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United States Court of Appeals, Tenth Circuit.

UNITED STATES OF AMERICA, Plaintiff - Appellee, v. VERDALE HANDY, Defendant - Appellant.

No. 17-3121

Decided: August 11, 2017

Before HOLMES, O'BRIEN, and MORITZ, Circuit Judges.


Verdale Handy, a federal prisoner proceeding pro se, seeks a certificate of appealability (COA) to appeal the district court's order construing his Fed. R. Civ. P. 15 motion to amend his original 28 U.S.C. § 2255 habeas motion as an unauthorized second or successive § 2255 petition and dismissing it for lack of jurisdiction. We deny a COA and dismiss this matter.


In 2010, Handy was convicted of multiple drug trafficking offenses, attempted murder, and possession and use of a firearm during a crime of violence. He was sentenced to life imprisonment. This court rejected his direct appeal and affirmed his conviction and sentence.

Handy then filed a § 2255 motion alleging ineffective assistance of appellate counsel, including the failure to challenge the truthfulness of the government's witness testimony at his James hearing.1 The district court denied the motion in June 2015; this court denied a COA and dismissed the matter.

In December 2015, Handy filed in district court a Fed. R. Civ. P. 60(b) motion. He claimed that his due process rights were violated when the government failed to respond to the argument in his original § 2255 brief that a detective testified falsely at his James hearing. The court denied the motion on the merits, explaining that it had expressly rejected the false testimony and ineffective assistance of counsel arguments in its order on Handy's first § 2255 motion. United States v. Handy, No. 2:09-cr-20046-CM, slip op. at 2 (D. Kan. Dec. 18, 2015), ECF No. 831, citing United States v. Handy, No. 2:09-cr-20046-CM, 2015 WL 3966242, at *2, 3 (D. Kan. June 29, 2015). Handy filed an application for a COA in this court. This court concluded that the Rule 60(b) motion was not a true Rule 60(b) motion; instead it was a second or successive attempt at post-conviction relief based on arguments that had been rejected. We proceeded to consider Handy's COA application as a motion to file a second or successive motion and determined that it could not be authorized because 28 U.S.C. § 2244(b)(1) prohibits consideration of claims argued in a prior application. We vacated the district court's order for lack of jurisdiction and denied the motion to file a second or successive habeas petition.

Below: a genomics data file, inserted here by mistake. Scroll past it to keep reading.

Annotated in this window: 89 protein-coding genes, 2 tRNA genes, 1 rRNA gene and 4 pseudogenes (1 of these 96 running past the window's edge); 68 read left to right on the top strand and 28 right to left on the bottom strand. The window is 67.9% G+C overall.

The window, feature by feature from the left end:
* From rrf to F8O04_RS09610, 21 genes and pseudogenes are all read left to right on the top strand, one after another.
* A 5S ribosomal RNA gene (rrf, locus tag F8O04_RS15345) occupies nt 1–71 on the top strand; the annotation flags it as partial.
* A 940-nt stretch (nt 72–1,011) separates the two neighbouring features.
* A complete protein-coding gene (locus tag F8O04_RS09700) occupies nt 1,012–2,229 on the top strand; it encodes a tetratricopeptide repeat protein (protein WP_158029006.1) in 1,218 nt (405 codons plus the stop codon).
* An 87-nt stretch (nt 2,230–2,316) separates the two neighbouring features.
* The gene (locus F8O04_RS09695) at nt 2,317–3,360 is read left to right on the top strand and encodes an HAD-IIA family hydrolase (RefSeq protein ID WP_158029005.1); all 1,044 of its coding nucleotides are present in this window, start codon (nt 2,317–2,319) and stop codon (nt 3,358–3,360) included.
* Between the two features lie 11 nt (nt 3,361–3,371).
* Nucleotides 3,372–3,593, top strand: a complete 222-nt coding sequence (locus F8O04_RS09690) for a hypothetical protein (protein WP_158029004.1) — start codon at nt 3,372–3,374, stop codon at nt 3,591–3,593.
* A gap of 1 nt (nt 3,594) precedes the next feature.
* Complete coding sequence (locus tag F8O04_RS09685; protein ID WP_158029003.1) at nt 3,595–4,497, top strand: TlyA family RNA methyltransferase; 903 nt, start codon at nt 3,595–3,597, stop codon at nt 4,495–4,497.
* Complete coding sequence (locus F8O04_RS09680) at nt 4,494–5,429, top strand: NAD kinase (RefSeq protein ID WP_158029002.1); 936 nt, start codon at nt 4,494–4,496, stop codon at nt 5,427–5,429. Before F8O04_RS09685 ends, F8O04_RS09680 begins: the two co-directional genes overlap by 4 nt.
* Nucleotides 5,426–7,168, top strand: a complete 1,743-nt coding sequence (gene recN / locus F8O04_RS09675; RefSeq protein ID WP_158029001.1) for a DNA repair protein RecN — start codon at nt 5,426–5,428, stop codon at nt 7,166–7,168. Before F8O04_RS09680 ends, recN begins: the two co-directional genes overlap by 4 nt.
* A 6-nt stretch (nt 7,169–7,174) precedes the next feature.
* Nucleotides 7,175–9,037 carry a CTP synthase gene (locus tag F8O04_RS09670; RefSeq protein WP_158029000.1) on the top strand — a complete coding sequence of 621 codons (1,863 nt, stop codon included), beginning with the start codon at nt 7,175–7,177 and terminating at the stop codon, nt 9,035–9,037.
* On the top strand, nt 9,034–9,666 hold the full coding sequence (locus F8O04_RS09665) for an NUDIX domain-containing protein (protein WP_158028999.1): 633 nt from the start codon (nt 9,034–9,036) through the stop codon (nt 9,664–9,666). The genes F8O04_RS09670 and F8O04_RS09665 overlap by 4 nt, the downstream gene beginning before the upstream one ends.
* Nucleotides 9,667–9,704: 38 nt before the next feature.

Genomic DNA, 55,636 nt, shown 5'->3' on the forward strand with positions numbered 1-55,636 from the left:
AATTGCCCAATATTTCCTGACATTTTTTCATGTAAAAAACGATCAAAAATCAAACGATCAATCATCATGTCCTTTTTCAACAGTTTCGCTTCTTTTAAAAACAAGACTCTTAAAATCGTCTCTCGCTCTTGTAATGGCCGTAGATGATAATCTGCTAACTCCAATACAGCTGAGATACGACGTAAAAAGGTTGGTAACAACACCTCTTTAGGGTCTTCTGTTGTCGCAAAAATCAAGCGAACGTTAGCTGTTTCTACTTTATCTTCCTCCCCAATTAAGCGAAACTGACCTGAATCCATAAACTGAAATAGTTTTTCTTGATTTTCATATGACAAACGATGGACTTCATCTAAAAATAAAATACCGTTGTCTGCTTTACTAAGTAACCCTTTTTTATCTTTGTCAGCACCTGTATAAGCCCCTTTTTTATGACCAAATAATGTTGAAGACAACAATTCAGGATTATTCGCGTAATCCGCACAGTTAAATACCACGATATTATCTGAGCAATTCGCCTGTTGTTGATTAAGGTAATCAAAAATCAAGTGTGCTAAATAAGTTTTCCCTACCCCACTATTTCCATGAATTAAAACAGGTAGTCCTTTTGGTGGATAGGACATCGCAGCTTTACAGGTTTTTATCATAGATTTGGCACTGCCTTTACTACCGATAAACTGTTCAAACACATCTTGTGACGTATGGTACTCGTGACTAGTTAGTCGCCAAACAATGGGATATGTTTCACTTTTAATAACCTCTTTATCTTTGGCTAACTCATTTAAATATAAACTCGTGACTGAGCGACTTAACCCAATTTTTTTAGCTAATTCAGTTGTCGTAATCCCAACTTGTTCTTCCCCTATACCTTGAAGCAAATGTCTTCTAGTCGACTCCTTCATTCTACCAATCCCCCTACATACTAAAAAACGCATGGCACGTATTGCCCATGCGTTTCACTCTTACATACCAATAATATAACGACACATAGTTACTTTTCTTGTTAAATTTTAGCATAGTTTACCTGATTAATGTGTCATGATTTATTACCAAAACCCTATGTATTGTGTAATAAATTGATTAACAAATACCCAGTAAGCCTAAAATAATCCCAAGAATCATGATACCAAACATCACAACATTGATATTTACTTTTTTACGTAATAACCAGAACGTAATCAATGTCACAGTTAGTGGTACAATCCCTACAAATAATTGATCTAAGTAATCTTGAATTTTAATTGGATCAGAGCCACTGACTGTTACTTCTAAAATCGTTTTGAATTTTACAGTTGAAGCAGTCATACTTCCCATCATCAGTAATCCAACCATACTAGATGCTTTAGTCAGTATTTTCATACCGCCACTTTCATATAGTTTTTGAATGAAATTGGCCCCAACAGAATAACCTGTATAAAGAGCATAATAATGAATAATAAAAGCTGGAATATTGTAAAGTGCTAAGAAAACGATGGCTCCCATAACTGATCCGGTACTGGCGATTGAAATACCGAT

Most recently, Handy filed a motion in district court to amend his original § 2255 motion under Fed. R. Civ. P. 15 to add a claim that the court failed to rule on his claim of fabricated testimony at the James hearing and for ineffective assistance of counsel. The court construed Handy's motion to amend as an unauthorized successive § 2255 motion, and dismissed it for lack of jurisdiction. See In re Cline, 531 F.3d 1249, 1251 (10th Cir. 2008) (per curiam) (“A district court does not have jurisdiction to address the merits of a second or successive § 2255 ․ claim until this court has granted the required authorization.”); see also 28 U.S.C. § 2244(b)(3)(A) (“Before a second or successive [§ 2255 motion] ․ is filed in the district court, the [movant] shall move in the appropriate court of appeals for an order authorizing the district court to consider the [motion].”). Handy now seeks to appeal.


To appeal, Handy must obtain a COA. See 28 U.S.C. § 2253(c)(1)(B). Where, as here, a district court has dismissed a filing on procedural grounds, for a COA the applicant must show both “that jurists of reason would find it debatable whether the petition states a valid claim of the denial of a constitutional right and that jurists of reason would find it debatable whether the district court was correct in its procedural ruling.” Slack v. McDaniel, 529 U.S. 473, 484 (2000). We bypass the constitutional question because we can easily dispose of this matter based on the procedural one. See id. at 485.

“It is the relief sought, not his pleading's title, that determines whether the pleading is a § 2255 motion.” United States v. Nelson, 465 F.3d 1145, 1149 (10th Cir. 2006). If the pleading “seeks relief from the conviction or sentence,” it should be treated as a successive § 2255 application. Id. at 1147. “On the other hand, if the pleading only attacks, not the substance of the federal court's resolution of a claim on the merits, but some defect in the integrity of the federal habeas proceedings, then it is not advancing a new claim and should not be characterized as a successive petition.” Id. (internal quotation marks omitted).

According to Handy, his pleading attacks a defect in the integrity of his federal habeas proceedings and, therefore, is not a successive petition. We do not reach the issue because the claims Handy wants to pursue were presented in a prior application and must be dismissed. See § 2244(b)(1). There is no debate that the district court's procedural ruling was correct.

A COA is denied and this matter is dismissed.

Entered for the Court



1.   A James hearing is conducted outside the presence of the jury to make the factual determinations necessary to admit the statements of a defendant's co-conspirators as non-hearsay. United States v. Owens, 70 F.3d 1118, 1123 (10th Cir. 1995) (citing United States v. James, 590 F.2d 575 (5th Cir. 1979)).

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